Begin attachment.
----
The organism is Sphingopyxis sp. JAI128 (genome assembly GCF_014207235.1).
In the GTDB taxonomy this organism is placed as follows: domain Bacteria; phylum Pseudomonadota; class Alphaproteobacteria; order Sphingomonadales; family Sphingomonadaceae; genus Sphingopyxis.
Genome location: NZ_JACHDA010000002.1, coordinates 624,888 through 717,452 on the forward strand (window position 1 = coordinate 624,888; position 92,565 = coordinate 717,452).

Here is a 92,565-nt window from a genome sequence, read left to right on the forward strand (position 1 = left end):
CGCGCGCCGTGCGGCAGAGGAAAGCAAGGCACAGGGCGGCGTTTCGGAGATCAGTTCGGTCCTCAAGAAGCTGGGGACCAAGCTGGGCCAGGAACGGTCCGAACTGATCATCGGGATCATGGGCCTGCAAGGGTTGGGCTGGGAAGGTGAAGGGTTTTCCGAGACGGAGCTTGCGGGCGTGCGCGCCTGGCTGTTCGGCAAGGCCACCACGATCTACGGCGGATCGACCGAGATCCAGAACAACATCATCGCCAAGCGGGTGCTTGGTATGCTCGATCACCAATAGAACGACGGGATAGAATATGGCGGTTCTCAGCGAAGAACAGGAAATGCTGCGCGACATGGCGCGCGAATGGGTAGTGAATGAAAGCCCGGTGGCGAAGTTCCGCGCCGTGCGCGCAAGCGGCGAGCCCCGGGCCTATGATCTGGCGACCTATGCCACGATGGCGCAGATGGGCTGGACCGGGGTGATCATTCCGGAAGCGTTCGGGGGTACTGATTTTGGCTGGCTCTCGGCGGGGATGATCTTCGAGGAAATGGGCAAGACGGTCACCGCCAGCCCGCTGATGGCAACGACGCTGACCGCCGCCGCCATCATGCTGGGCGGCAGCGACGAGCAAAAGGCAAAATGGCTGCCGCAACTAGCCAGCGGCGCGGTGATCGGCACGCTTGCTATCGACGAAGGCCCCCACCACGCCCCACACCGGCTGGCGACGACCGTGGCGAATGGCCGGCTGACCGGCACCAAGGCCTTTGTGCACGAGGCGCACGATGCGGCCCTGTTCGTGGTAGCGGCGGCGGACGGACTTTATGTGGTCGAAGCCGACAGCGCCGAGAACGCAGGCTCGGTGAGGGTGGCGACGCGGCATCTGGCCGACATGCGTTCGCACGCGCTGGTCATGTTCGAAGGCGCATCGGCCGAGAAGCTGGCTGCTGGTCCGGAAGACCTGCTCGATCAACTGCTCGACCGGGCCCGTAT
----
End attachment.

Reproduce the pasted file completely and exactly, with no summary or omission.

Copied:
The organism is Sphingopyxis sp. JAI128 (genome assembly GCF_014207235.1).
In the GTDB taxonomy this organism is placed as follows: domain Bacteria; phylum Pseudomonadota; class Alphaproteobacteria; order Sphingomonadales; family Sphingomonadaceae; genus Sphingopyxis.
Genome location: NZ_JACHDA010000002.1, coordinates 624,888 through 717,452 on the forward strand (window position 1 = coordinate 624,888; position 92,565 = coordinate 717,452).

Here is a 92,565-nt window from a genome sequence, read left to right on the forward strand (position 1 = left end):
CGCGCGCCGTGCGGCAGAGGAAAGCAAGGCACAGGGCGGCGTTTCGGAGATCAGTTCGGTCCTCAAGAAGCTGGGGACCAAGCTGGGCCAGGAACGGTCCGAACTGATCATCGGGATCATGGGCCTGCAAGGGTTGGGCTGGGAAGGTGAAGGGTTTTCCGAGACGGAGCTTGCGGGCGTGCGCGCCTGGCTGTTCGGCAAGGCCACCACGATCTACGGCGGATCGACCGAGATCCAGAACAACATCATCGCCAAGCGGGTGCTTGGTATGCTCGATCACCAATAGAACGACGGGATAGAATATGGCGGTTCTCAGCGAAGAACAGGAAATGCTGCGCGACATGGCGCGCGAATGGGTAGTGAATGAAAGCCCGGTGGCGAAGTTCCGCGCCGTGCGCGCAAGCGGCGAGCCCCGGGCCTATGATCTGGCGACCTATGCCACGATGGCGCAGATGGGCTGGACCGGGGTGATCATTCCGGAAGCGTTCGGGGGTACTGATTTTGGCTGGCTCTCGGCGGGGATGATCTTCGAGGAAATGGGCAAGACGGTCACCGCCAGCCCGCTGATGGCAACGACGCTGACCGCCGCCGCCATCATGCTGGGCGGCAGCGACGAGCAAAAGGCAAAATGGCTGCCGCAACTAGCCAGCGGCGCGGTGATCGGCACGCTTGCTATCGACGAAGGCCCCCACCACGCCCCACACCGGCTGGCGACGACCGTGGCGAATGGCCGGCTGACCGGCACCAAGGCCTTTGTGCACGAGGCGCACGATGCGGCCCTGTTCGTGGTAGCGGCGGCGGACGGACTTTATGTGGTCGAAGCCGACAGCGCCGAGAACGCAGGCTCGGTGAGGGTGGCGACGCGGCATCTGGCCGACATGCGTTCGCACGCGCTGGTCATGTTCGAAGGCGCATCGGCCGAGAAGCTGGCTGCTGGTCCGGAAGACCTGCTCGATCAACTGCTCGACCGGGCCCGTAT